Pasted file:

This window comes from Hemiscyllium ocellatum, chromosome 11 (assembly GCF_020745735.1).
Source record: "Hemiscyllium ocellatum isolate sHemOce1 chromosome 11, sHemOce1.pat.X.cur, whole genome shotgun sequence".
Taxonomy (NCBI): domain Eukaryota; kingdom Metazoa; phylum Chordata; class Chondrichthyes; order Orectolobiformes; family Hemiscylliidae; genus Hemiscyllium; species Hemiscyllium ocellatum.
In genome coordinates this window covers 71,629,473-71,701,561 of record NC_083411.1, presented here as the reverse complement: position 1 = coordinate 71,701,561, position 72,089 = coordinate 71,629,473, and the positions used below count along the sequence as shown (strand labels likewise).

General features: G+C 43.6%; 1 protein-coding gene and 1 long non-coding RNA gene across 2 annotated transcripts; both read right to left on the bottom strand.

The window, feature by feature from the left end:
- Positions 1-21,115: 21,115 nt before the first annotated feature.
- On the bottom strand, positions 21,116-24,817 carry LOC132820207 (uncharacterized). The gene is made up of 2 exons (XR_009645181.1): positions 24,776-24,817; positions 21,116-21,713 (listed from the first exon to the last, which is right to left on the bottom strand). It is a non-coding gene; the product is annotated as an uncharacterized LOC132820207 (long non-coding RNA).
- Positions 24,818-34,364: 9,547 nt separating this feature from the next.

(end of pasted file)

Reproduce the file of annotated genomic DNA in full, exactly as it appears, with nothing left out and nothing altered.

This window comes from Hemiscyllium ocellatum, chromosome 11 (assembly GCF_020745735.1).
Source record: "Hemiscyllium ocellatum isolate sHemOce1 chromosome 11, sHemOce1.pat.X.cur, whole genome shotgun sequence".
Taxonomy (NCBI): domain Eukaryota; kingdom Metazoa; phylum Chordata; class Chondrichthyes; order Orectolobiformes; family Hemiscylliidae; genus Hemiscyllium; species Hemiscyllium ocellatum.
In genome coordinates this window covers 71,629,473-71,701,561 of record NC_083411.1, presented here as the reverse complement: position 1 = coordinate 71,701,561, position 72,089 = coordinate 71,629,473, and the positions used below count along the sequence as shown (strand labels likewise).

General features: G+C 43.6%; 1 protein-coding gene and 1 long non-coding RNA gene across 2 annotated transcripts; both read right to left on the bottom strand.

The window, feature by feature from the left end:
- Positions 1-21,115: 21,115 nt before the first annotated feature.
- On the bottom strand, positions 21,116-24,817 carry LOC132820207 (uncharacterized). The gene is made up of 2 exons (XR_009645181.1): positions 24,776-24,817; positions 21,116-21,713 (listed from the first exon to the last, which is right to left on the bottom strand). It is a non-coding gene; the product is annotated as an uncharacterized LOC132820207 (long non-coding RNA).
- Positions 24,818-34,364: 9,547 nt separating this feature from the next.